On Turning 30, or, the Milestones of my 20s

Yesterday was my 30th birthday. I had a wonderful day and was made to feel very special! As I leave my 20s behind I’ve been thinking about the last ten years.

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I don’t remember my 20th birthday. I think I was pretty excited to leave my teens. I don’t know that I ever sat down and thought about my expectations for my 20s, but I can tell you the major milestones I assumed I would see: graduation, marriage, a baby or two. Although these assumptions were pretty accurate for many of my friends (and as a side note, I so appreciate my friends who enthusiastically include me in their family life), I only managed the first one. Even though there were times in my early 20s when I really struggled with not having met ‘the one’ (a concept I’m not so sure I believe in anymore), I can honestly say that I’m extremely thankful that my life didn’t go the way I assumed it would, because I don’t think I would have ended up the person I am now (who I quite like, most of the time). It appears that God knows what’s best for me better than I do!

To write down all the experiences – and more importantly, the people – who have shaped my 20s would take hours, maybe even days, so instead I want to mark down a few important milestones.

The summer I was 20 I was asked to be a team leader at a local summer scheme (after being on the team since I was 16). Actually I agreed (reluctantly) to cover as team leader for the first two days, but somehow ended up doing it for the whole two weeks! At 23 I started co-coordinating the summer scheme. I developed practical wisdom about leadership and working with kids, but I also learnt that people believed I could lead – something I hadn’t expected and didn’t understand. This milestone was incredibly influential in my development and belief in myself as a leader and I was blessed with awesome mentors.

Also at age 20, I studied in France and then in Spain as part of my degree. Although I didn’t know it at the time, this laid a foundation for me to become a missionary, as I learnt that home is anywhere I am because God is always with me; as I watched other missionaries live incredible lives in very different ways than I had imagined; as I attended language school; as I learnt how to live well in a different culture; as I discovered Skype!

Again at 20 I was diagnosed with Coeliac Disease. The day before I left for France in fact. When I was almost 22, God healed me. Amazing! This is a longer story than I have space for in this post, but you can listen to me talk about it here.

I graduated at 22 and started my teacher training. The summer I graduated I attended at least four weddings (and couldn’t make it to one or two more). It feels like all I did was attend weddings in my early 20s!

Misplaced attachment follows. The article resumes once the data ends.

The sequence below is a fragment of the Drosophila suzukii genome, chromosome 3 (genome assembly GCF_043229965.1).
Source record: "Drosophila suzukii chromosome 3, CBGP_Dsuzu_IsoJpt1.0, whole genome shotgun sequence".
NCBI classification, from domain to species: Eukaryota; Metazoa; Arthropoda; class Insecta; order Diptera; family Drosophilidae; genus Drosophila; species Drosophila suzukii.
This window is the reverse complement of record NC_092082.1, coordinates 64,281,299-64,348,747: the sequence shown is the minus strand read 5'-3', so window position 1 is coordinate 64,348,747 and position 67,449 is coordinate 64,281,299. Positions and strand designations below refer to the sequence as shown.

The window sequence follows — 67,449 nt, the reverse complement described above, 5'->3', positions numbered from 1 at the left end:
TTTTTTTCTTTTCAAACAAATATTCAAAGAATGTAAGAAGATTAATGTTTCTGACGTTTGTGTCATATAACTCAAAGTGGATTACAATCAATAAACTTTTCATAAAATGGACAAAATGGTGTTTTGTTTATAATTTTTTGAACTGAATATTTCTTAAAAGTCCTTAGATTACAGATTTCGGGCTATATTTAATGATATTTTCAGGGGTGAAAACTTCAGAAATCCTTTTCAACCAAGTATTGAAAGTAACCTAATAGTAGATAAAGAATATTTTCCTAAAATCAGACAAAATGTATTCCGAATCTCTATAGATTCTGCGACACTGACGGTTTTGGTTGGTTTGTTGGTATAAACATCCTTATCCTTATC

I qualified as a teacher and moved back to Northern Ireland at 23. Starting over in the place you’ve called ‘home’ all along is a strange and not-so-fun experience, but it was worth all the effort. The relationships I have there are beyond what I could have imagined or hoped for.

Not long after turning 26, I was ‘approaching’ (by which I mean hurtling towards) burnout. At the time, I’d have said I enjoyed being busy. Now, I’d say I got my self-worth from the things I was doing. God spoke to me and told me to stop volunteering for a year – to take time out with Him. A year of rest and restoration. The idea was both a relief (I knew I was close to crashing hard) and frightening (who was I without all this activity?!)

That year, I invested in relationships more than activities, especially my relationship with God. I learnt that my identity is not in what I do. I realised that I had spent most of my life feeling inadequate and unlikable, trying to please everyone but never believing I had succeeded. I learnt that I didn’t have to live like that. I learnt that there are people who genuinely think I am amazing, and even started to believe them. I learnt that I didn’t have to live with the sadness and hopelessness that had characterized my life for the past few years. I learnt the meaning of God as life-giver and joy-bringer. It was like emerging from a desert, spiritually. I’m still learning how to walk out what I learnt that year, the year I was 26 turning 27.

One of the unexpected outcomes of that year was this blog. As I shared what God had done in me more and more publicly, I was overwhelmed and humbled by the response. It became clear that my ‘little’ story could impact other people’s stories – I never dreamt God could use me in this way! That’s partly why I blog – in the hope that my journey might make a difference to someone else. You can read more about one of the highlights of this significant year of my life here, or listen to me share here, or even watch me (very briefly) on video here.